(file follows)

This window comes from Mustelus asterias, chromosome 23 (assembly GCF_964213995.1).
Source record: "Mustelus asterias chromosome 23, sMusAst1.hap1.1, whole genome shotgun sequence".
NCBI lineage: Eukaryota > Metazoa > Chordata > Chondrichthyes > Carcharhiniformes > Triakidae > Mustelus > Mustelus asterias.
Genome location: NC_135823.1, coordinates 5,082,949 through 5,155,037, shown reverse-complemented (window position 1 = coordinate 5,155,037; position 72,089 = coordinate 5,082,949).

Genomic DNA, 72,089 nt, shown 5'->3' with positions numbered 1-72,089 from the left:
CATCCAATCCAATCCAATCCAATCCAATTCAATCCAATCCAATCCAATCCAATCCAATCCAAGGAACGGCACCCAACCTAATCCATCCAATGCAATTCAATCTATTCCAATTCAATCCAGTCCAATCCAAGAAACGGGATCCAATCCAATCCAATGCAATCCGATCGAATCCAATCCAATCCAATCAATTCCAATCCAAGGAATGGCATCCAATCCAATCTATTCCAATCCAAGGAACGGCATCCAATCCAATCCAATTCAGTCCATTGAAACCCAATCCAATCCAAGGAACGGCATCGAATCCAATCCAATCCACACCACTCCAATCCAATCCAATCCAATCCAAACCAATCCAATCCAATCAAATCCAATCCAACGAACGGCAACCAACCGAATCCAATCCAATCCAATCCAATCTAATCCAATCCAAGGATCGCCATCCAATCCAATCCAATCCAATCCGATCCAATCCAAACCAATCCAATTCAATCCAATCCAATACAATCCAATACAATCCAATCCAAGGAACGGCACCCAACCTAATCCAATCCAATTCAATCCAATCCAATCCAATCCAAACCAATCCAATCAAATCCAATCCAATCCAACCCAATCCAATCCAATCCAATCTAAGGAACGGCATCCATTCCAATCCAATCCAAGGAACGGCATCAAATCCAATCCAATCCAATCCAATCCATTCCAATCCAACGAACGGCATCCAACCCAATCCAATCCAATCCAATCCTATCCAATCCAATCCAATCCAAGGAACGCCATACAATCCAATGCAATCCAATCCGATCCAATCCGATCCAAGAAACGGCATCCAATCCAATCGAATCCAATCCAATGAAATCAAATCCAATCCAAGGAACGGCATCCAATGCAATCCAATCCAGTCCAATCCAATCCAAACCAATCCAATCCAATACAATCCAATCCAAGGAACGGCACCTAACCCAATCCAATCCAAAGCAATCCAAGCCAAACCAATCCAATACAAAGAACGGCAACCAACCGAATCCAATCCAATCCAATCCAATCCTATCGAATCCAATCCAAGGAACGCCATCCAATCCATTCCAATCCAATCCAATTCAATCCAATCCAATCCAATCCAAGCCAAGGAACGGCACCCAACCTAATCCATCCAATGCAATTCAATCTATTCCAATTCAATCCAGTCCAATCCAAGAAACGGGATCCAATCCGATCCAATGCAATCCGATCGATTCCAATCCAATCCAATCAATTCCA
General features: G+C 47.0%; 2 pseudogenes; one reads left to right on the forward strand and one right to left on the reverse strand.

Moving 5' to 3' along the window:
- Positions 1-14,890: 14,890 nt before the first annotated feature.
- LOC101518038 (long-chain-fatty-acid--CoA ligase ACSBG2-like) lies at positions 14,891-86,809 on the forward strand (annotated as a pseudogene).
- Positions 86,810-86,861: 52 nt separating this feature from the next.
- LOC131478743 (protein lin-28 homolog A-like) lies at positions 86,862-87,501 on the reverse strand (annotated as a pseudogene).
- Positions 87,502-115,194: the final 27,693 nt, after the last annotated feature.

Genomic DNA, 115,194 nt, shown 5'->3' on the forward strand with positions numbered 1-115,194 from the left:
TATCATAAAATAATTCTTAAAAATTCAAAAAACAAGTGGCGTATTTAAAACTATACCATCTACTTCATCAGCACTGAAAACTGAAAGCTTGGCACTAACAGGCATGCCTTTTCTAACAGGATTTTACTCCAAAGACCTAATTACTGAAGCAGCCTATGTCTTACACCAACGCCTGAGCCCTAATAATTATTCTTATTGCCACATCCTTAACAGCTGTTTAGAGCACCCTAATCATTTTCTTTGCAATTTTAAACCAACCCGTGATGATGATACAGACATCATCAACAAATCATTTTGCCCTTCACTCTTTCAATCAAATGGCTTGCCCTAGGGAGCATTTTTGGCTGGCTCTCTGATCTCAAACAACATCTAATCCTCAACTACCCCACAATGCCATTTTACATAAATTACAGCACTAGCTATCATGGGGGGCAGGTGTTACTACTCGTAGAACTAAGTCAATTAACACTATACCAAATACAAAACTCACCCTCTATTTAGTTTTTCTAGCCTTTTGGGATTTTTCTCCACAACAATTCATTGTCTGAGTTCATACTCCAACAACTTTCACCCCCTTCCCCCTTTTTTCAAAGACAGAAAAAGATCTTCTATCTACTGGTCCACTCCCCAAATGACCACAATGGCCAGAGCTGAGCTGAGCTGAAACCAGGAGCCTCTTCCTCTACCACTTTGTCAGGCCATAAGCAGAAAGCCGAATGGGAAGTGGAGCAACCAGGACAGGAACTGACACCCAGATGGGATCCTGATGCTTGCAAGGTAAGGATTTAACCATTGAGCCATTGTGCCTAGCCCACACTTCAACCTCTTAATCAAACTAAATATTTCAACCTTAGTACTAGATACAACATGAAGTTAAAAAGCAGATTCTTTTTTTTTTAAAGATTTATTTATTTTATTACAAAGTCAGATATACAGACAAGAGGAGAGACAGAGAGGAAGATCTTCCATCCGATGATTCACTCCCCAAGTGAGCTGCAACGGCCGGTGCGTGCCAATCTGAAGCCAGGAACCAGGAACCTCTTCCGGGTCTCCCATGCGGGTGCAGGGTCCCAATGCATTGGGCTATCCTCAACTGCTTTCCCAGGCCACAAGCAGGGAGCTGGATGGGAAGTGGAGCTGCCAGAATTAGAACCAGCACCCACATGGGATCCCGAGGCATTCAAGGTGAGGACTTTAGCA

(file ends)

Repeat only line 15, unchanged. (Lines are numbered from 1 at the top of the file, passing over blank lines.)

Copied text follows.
TATCATAAAATAATTCTTAAAAATTCAAAAAACAAGTGGCGTATTTAAAACTATACCATCTACTTCATCAGCACTGAAAACTGAAAGCTTGGCACTAACAGGCATGCCTTTTCTAACAGGATTTTACTCCAAAGACCTAATTACTGAAGCAGCCTATGTCTTACACCAACGCCTGAGCCCTAATAATTATTCTTATTGCCACATCCTTAACAGCTGTTTAGAGCACCCTAATCATTTTCTTTGCAATTTTAAACCAACCCGTGATGATGATACAGACATCATCAACAAATCATTTTGCCCTTCACTCTTTCAATCAAATGGCTTGCCCTAGGGAGCATTTTTGGCTGGCTCTCTGATCTCAAACAACATCTAATCCTCAACTACCCCACAATGCCATTTTACATAAATTACAGCACTAGCTATCATGGGGGGCAGGTGTTACTACTCGTAGAACTAAGTCAATTAACACTATACCAAATACAAAACTCACCCTCTATTTAGTTTTTCTAGCCTTTTGGGATTTTTCTCCACAACAATTCATTGTCTGAGTTCATACTCCAACAACTTTCACCCCCTTCCCCCTTTTTTCAAAGACAGAAAAAGATCTTCTATCTACTGGTCCACTCCCCAAATGACCACAATGGCCAGAGCTGAGCTGAGCTGAAACCAGGAGCCTCTTCCTCTACCACTTTGTCAGGCCATAAGCAGAAAGCCGAATGGGAAGTGGAGCAACCAGGACAGGAACTGACACCCAGATGGGATCCTGATGCTTGCAAGGTAAGGATTTAACCATTGAGCCATTGTGCCTAGCCCACACTTCAACCTCTTAATCAAACTAAATATTTCAACCTTAGTACTAGATACAACATGAAGTTAAAAAGCAGATTCTTTTTTTTTTAAAGATTTATTTATTTTATTACAAAGTCAGATATACAGACAAGAGGAGAGACAGAGAGGAAGATCTTCCATCCGATGATTCACTCCCCAAGTGAGCTGCAACGGCCGGTGCGTGCCAATCTGAAGCCAGGAACCAGGAACCTCTTCCGGGTCTCCCATGCGGGTGCAGGGTCCCAATGCATTGGGCTATCCTCAACTGCTTTCCCAGGCCACAAGCAGGGAGCTGGATGGGAAGTGGAGCTGCCAGAATTAGAACCAGCACCCACATGGGATCCCGAGGCATTCAAGGTGAGGACTTTAGCA